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What's the difference between human consciousness and corporate consciousness?

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posted on Mar, 1 2016 @ 11:05 PM
Questions such as the following have haunted me for my entire life:

Why are people needlessly starving?
Why are people suffering because of wars that seem unnecessary?
Why are human rights so often a mockery?

I believe I've found one critical piece to the puzzle and according to my understanding, it's undisputed by science:

Hive minds have a different consciousness than the individual consciousnesses that make them up.

The Groupish Gene: Hive psychology and the Origins of Morality and Religion

I believe the Borg analogy is really good. But, I came to understand something recently that made it all more clear for me.

In the following speech, I'm going to highlight the parts that I believe refer to human consciousness in purple and the parts that I believe refer to corporate consciousness in red.

Arthur Jensen: You have meddled with the primal forces of nature, Mr. Beale, and I won't have it! Is that clear? You think you've merely stopped a business deal. That is not the case! The Arabs have taken billions of dollars out of this country, and now they must put it back! It is ebb and flow, tidal gravity! It is ecological balance! You are an old man who thinks in terms of nations and peoples. There are no nations. There are no peoples. There are no Russians. There are no Arabs. There are no third worlds. There is no West. There is only one holistic system of systems, one vast and immane, interwoven, interacting, multivariate, multinational dominion of dollars. Petro-dollars, electro-dollars, multi-dollars, reichmarks, rins, rubles, pounds, and shekels. It is the international system of currency which determines the totality of life on this planet. That is the natural order of things today. That is the atomic and subatomic and galactic structure of things today! And YOU have meddled with the primal forces of nature, and YOU... WILL... ATONE! Am I getting through to you, Mr. Beale? You get up on your little twenty-one inch screen and howl about America and democracy. There is no America. There is no democracy. There is only IBM, and ITT, and AT&T, and DuPont, Dow, Union Carbide, and Exxon. Those are the nations of the world today. What do you think the Russians talk about in their councils of state, Karl Marx? They get out their linear programming charts, statistical decision theories, minimax solutions, and compute the price-cost probabilities of their transactions and investments, just like we do. We no longer live in a world of nations and ideologies, Mr. Beale. The world is a college of corporations, inexorably determined by the immutable bylaws of business. The world is a business, Mr. Beale. It has been since man crawled out of the slime. And our children will live, Mr. Beale, to see that... perfect world... in which there's no war or famine, oppression or brutality. One vast and ecumenical holding company, for whom all men will work to serve a common profit, in which all men will hold a share of stock. All necessities provided, all anxieties tranquilized, all boredom amused. And I have chosen you, Mr. Beale, to preach this evangel.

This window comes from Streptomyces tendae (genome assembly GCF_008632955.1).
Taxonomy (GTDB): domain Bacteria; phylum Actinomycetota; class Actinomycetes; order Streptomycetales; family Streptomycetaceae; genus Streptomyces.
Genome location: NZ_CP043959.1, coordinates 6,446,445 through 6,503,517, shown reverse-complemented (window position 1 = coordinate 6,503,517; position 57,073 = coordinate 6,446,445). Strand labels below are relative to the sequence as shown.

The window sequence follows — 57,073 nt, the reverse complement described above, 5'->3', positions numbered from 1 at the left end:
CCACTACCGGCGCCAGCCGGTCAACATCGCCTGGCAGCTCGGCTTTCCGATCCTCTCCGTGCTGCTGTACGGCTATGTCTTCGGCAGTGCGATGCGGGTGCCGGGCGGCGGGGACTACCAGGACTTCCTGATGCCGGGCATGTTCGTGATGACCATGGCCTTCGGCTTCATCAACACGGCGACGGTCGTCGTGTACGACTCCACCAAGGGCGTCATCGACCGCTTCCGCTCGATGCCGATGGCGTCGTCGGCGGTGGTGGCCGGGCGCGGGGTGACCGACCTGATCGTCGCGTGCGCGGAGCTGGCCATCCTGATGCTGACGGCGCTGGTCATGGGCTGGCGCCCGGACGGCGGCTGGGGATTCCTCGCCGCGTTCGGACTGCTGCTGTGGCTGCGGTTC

Howard Beale: Why me?
Arthur Jensen: Because you're on television, dummy. Sixty million people watch you every night of the week, Monday through Friday.
Howard Beale: I have seen the face of God.
Arthur Jensen: You just might be right, Mr. Beale.

Note the differences between the red sections and the purple sections in the speech:

Corporations wipe out all human values and replace them with corporate values (mostly whatever will maximize profit). In the speech, Arthur Jensen was attempting to preach a philosophy, he admitted that by calling it "this evangel" at the end. He was attempting to assimilate Howard Beale into his collective. It's a perfect example of a Borg in action. And to make it completely clear, after being furious with Beale, Jensen becomes gentle with Beale after Beale agrees to join Jenson's collective. Note how Jensen calls Beale "dummy" which is a term for PUPPET. That's right, Beale agreed to become a puppet for the Borg and at that moment, Jensen's fury disappeared and he became reassuring and kind. Jensen was furious when he told Beale, "You are an old man" but he was soothing and comforting when called him a "dummy." Why would one old man call another old man an "old man" (using the term as a pejorative)? It's because Jensen couldn't stand the fact that Beale was a MAN, he could only stand him after he became a dummy/puppet/Borg drone.